Dr. Shipp arranged for the fossil material to be professionally collected, the material was scattered across a bedding plane and two tyrannosaurid teeth found nearby and associated bite marks on the bone indicate that the carcase was scavenged before burial. The crushed and broken nature of the bones suggest that the bones were trampled upon, most probably by other herbivorous dinosaurs. The dinosaur may have been nicknamed “Judith” after the Judith River Formation from which the fossils come, but it is not possible to determine whether the specimen represents a male or a female. A special exhibition is being held at the Canadian Museum of Nature that features the fossilised bones of this new species of horned dinosaur. The exhibition starts on May 24th.
Landowner Dr. Shipp Next to a Cast of the Fossil Skull
Dr. Bill Shipp with a cast of the skull of Spiclypeus.
Picture Credit: Canadian Museum of Nature
The massive skull measures 254 centimetres in length, stands 116 centimetres high and is 122 centimetres wide at its widest point. Spiclypeus shipporum is estimated to have been around 4.5 to 5 metres long and to have weighed around 2,000 kilogrammes. A cross-sectional analysis of the bone structure of the femur indicates that this individual was fully grown when it died and was between seven and ten years of age.
Dr. Mallon and his colleagues named the dinosaur Spiclypeus shipporum. The genus name is a combination of two Latin words meaning “spiked shield”, the trivial name honours Dr. Shipp. The dinosaur’s name is pronounced (spick-lip-ee-us ship-or-rum).
What distinguishes Spiclypeus shipporum from other members of the Chasmosaurinae such as the later Torosaurus and Triceratops is the orientation of the horns over the eyes. The brow horns stick out sideways from the skull. In addition, there is also a unique arrangement to the bony epiparietals (the horns and spikes that surround the head crest), some of the medially located epiparietals curl forward while others project outward.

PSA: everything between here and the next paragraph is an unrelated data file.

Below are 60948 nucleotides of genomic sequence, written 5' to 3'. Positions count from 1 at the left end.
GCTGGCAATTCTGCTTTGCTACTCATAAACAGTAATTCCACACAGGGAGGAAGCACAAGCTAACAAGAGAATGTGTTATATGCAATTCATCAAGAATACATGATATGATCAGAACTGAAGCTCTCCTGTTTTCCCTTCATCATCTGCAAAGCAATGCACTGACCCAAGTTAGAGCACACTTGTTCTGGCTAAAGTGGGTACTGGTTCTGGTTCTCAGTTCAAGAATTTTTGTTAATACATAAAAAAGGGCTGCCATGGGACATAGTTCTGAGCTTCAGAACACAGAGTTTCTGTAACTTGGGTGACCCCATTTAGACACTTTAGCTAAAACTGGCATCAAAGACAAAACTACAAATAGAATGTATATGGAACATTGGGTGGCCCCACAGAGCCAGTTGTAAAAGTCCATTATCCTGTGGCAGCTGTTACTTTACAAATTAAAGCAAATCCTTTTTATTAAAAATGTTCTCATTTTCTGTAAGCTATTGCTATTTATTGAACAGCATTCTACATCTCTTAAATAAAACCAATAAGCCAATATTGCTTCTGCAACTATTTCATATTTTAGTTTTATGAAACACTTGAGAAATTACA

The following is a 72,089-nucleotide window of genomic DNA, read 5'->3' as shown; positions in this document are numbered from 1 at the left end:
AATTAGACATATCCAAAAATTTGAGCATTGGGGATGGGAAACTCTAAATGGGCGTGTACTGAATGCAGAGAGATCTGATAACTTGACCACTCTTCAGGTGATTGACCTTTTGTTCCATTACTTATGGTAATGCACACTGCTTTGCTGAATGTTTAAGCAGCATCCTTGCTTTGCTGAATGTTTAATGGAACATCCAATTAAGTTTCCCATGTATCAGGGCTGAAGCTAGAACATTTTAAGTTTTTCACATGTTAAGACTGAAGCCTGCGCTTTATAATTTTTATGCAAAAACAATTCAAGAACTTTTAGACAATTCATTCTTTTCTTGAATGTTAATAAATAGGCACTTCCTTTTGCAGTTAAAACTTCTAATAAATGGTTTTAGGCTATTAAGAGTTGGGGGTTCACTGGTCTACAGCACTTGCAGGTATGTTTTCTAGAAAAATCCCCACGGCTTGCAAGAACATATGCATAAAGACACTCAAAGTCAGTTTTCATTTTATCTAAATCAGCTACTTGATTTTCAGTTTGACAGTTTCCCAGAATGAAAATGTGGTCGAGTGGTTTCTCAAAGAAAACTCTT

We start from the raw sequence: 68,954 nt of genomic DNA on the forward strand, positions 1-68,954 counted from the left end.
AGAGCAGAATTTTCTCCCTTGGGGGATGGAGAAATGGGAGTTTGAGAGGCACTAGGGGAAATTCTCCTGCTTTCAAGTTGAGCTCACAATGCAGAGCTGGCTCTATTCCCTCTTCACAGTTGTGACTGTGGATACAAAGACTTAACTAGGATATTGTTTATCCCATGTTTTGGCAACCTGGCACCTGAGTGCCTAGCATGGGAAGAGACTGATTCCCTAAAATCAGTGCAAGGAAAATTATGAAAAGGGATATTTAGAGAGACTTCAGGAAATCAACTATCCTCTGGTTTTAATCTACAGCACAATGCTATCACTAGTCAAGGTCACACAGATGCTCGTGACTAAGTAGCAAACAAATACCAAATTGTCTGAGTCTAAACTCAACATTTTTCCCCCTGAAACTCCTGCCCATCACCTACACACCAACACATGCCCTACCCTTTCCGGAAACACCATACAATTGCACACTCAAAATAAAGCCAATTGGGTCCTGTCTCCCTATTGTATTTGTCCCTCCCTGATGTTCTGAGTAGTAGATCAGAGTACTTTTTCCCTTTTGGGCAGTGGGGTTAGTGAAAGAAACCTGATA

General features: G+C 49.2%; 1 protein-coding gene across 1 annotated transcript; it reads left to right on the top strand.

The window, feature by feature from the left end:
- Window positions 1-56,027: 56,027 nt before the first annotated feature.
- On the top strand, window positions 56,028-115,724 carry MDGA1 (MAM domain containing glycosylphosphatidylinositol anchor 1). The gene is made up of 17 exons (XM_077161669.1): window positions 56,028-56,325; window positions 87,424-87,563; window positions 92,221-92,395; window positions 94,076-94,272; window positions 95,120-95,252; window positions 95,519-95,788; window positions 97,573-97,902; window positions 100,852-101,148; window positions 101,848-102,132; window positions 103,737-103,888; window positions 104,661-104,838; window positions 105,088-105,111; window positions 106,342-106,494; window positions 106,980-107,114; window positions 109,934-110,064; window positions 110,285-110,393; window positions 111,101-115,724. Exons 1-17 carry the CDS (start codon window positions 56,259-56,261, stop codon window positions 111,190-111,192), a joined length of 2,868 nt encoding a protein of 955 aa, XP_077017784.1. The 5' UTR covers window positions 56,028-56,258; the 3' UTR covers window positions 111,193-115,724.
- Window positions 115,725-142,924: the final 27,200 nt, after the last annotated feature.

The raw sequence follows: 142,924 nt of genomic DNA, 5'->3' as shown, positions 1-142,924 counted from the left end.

76 Million-Year-Old Horned Dinosaur
Commenting on the significance of this fossil discovery, Dr Mallon Stated:
“This is a spectacular new addition to the family of horned dinosaurs that roamed western North America between 85 and 66 million years ago. It provides new evidence of dinosaur diversity during the Late Cretaceous period from an area that is likely to yield even more discoveries.”
As the fossil material were excavated from the Coal Ridge Member of the Upper Cretaceous Judith River Formation, the fossil material is around 76 million years old (Campanian faunal stage). Phylogenetic assessment suggests that Spiclypeus was closely related to Kosmoceratops and Vagaceratops and its discovery will help scientists to assess the evolution of the head crest and head crest ornamentation within Chasmosaurine dinosaurs. Spiclypeus is one of only six valid Ceratopsidae genera described from the Judith River Formation, whereas, the contemporaneous Belly River Group (southern Alberta, Canada) has provided evidence of at least fourteen types of horned dinosaurs. In comparison, the Ceratopsidae fauna from the Judith River Formation is relatively poorly understood, but the discovery of Spiclypeus does support the hypothesis that there was rapid evolution in this part of North America towards the end of the Cretaceous and that many regions supported their own unique dinosaur fauna. The unique fauna may have come about as species evolved different dietary specialisations, in biology this is known as a form of niche partitioning.
The other five valid Ceratopsidae species currently recognised from the Judith River Formation are:
- Avaceratops (Centrosaurine) – named in 1986.
- Albertaceratops (Centrosaurine) – named in 2007.
- Judiceratops (Chasmosaurine) – named in 2013.
- Medusaceratops (Chasmosaurine) – named in 2010, to read an article about the naming of Medusaceratops: New Horned Dinosaur from Montana
- Mercuriceratops (Chasmosaurine) – named in 2014, to read an article on the discovery of Mercuriceratops: Mercuriceratops gemini